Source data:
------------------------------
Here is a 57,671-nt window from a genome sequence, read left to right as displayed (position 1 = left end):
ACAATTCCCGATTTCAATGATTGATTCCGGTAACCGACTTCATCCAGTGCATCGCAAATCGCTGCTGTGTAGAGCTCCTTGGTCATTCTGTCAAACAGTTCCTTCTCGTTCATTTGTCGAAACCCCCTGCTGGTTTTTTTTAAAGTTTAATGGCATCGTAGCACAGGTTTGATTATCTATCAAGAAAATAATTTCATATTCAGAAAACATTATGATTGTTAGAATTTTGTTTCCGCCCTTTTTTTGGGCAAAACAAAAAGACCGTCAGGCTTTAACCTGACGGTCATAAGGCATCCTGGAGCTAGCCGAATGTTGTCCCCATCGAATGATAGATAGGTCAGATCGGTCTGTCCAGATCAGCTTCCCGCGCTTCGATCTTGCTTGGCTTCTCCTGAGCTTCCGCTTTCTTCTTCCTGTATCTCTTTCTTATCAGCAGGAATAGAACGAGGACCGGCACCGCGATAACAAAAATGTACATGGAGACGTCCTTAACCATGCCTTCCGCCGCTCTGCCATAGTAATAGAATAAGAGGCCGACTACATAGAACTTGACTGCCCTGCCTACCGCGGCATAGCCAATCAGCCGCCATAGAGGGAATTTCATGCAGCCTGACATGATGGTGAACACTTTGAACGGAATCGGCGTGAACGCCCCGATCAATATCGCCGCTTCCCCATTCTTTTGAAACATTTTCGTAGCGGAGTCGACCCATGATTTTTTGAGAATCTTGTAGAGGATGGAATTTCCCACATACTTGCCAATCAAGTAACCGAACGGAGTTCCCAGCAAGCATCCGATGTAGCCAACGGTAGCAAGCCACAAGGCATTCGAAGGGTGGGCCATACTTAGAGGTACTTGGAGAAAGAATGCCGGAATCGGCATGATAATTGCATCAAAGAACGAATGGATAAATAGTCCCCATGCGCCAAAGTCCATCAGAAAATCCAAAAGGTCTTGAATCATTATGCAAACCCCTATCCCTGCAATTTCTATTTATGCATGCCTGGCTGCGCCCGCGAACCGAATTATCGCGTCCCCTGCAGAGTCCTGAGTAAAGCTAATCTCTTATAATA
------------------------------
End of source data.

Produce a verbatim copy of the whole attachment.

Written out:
Here is a 57,671-nt window from a genome sequence, read left to right as displayed (position 1 = left end):
ACAATTCCCGATTTCAATGATTGATTCCGGTAACCGACTTCATCCAGTGCATCGCAAATCGCTGCTGTGTAGAGCTCCTTGGTCATTCTGTCAAACAGTTCCTTCTCGTTCATTTGTCGAAACCCCCTGCTGGTTTTTTTTAAAGTTTAATGGCATCGTAGCACAGGTTTGATTATCTATCAAGAAAATAATTTCATATTCAGAAAACATTATGATTGTTAGAATTTTGTTTCCGCCCTTTTTTTGGGCAAAACAAAAAGACCGTCAGGCTTTAACCTGACGGTCATAAGGCATCCTGGAGCTAGCCGAATGTTGTCCCCATCGAATGATAGATAGGTCAGATCGGTCTGTCCAGATCAGCTTCCCGCGCTTCGATCTTGCTTGGCTTCTCCTGAGCTTCCGCTTTCTTCTTCCTGTATCTCTTTCTTATCAGCAGGAATAGAACGAGGACCGGCACCGCGATAACAAAAATGTACATGGAGACGTCCTTAACCATGCCTTCCGCCGCTCTGCCATAGTAATAGAATAAGAGGCCGACTACATAGAACTTGACTGCCCTGCCTACCGCGGCATAGCCAATCAGCCGCCATAGAGGGAATTTCATGCAGCCTGACATGATGGTGAACACTTTGAACGGAATCGGCGTGAACGCCCCGATCAATATCGCCGCTTCCCCATTCTTTTGAAACATTTTCGTAGCGGAGTCGACCCATGATTTTTTGAGAATCTTGTAGAGGATGGAATTTCCCACATACTTGCCAATCAAGTAACCGAACGGAGTTCCCAGCAAGCATCCGATGTAGCCAACGGTAGCAAGCCACAAGGCATTCGAAGGGTGGGCCATACTTAGAGGTACTTGGAGAAAGAATGCCGGAATCGGCATGATAATTGCATCAAAGAACGAATGGATAAATAGTCCCCATGCGCCAAAGTCCATCAGAAAATCCAAAAGGTCTTGAATCATTATGCAAACCCCTATCCCTGCAATTTCTATTTATGCATGCCTGGCTGCGCCCGCGAACCGAATTATCGCGTCCCCTGCAGAGTCCTGAGTAAAGCTAATCTCTTATAATA